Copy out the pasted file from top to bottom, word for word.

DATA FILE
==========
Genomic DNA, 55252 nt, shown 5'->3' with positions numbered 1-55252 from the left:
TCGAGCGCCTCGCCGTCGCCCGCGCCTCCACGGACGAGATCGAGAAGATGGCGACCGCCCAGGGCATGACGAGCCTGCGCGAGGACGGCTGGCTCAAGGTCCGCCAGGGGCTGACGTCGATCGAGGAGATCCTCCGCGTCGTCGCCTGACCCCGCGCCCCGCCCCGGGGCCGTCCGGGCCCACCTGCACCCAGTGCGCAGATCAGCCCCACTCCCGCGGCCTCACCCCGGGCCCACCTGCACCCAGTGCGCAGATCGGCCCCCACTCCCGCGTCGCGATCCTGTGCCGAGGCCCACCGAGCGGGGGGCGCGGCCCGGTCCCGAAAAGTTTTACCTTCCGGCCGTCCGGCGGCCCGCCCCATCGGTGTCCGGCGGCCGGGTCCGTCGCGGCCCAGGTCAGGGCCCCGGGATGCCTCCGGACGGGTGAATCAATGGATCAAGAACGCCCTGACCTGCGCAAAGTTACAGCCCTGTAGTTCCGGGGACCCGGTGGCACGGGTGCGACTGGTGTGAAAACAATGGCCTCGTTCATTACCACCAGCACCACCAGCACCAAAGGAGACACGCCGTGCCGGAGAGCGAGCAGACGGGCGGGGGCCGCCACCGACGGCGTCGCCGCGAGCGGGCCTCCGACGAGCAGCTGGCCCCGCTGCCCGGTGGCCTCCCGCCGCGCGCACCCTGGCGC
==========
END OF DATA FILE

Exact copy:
Genomic DNA, 55252 nt, shown 5'->3' with positions numbered 1-55252 from the left:
TCGAGCGCCTCGCCGTCGCCCGCGCCTCCACGGACGAGATCGAGAAGATGGCGACCGCCCAGGGCATGACGAGCCTGCGCGAGGACGGCTGGCTCAAGGTCCGCCAGGGGCTGACGTCGATCGAGGAGATCCTCCGCGTCGTCGCCTGACCCCGCGCCCCGCCCCGGGGCCGTCCGGGCCCACCTGCACCCAGTGCGCAGATCAGCCCCACTCCCGCGGCCTCACCCCGGGCCCACCTGCACCCAGTGCGCAGATCGGCCCCCACTCCCGCGTCGCGATCCTGTGCCGAGGCCCACCGAGCGGGGGGCGCGGCCCGGTCCCGAAAAGTTTTACCTTCCGGCCGTCCGGCGGCCCGCCCCATCGGTGTCCGGCGGCCGGGTCCGTCGCGGCCCAGGTCAGGGCCCCGGGATGCCTCCGGACGGGTGAATCAATGGATCAAGAACGCCCTGACCTGCGCAAAGTTACAGCCCTGTAGTTCCGGGGACCCGGTGGCACGGGTGCGACTGGTGTGAAAACAATGGCCTCGTTCATTACCACCAGCACCACCAGCACCAAAGGAGACACGCCGTGCCGGAGAGCGAGCAGACGGGCGGGGGCCGCCACCGACGGCGTCGCCGCGAGCGGGCCTCCGACGAGCAGCTGGCCCCGCTGCCCGGTGGCCTCCCGCCGCGCGCACCCTGGCGC